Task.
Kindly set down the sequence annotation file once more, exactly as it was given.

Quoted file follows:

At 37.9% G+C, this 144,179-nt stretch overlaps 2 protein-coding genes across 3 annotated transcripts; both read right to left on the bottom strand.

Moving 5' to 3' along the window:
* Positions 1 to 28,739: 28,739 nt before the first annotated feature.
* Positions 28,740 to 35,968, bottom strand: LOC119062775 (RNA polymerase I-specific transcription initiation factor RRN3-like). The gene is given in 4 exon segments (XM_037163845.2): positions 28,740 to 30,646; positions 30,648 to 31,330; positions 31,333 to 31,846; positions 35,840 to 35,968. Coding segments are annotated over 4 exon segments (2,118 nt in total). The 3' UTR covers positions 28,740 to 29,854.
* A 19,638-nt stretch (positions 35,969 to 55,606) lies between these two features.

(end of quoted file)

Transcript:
At 37.9% G+C, this 144,179-nt stretch overlaps 2 protein-coding genes across 3 annotated transcripts; both read right to left on the bottom strand.

Moving 5' to 3' along the window:
* Positions 1 to 28,739: 28,739 nt before the first annotated feature.
* Positions 28,740 to 35,968, bottom strand: LOC119062775 (RNA polymerase I-specific transcription initiation factor RRN3-like). The gene is given in 4 exon segments (XM_037163845.2): positions 28,740 to 30,646; positions 30,648 to 31,330; positions 31,333 to 31,846; positions 35,840 to 35,968. Coding segments are annotated over 4 exon segments (2,118 nt in total). The 3' UTR covers positions 28,740 to 29,854.
* A 19,638-nt stretch (positions 35,969 to 55,606) lies between these two features.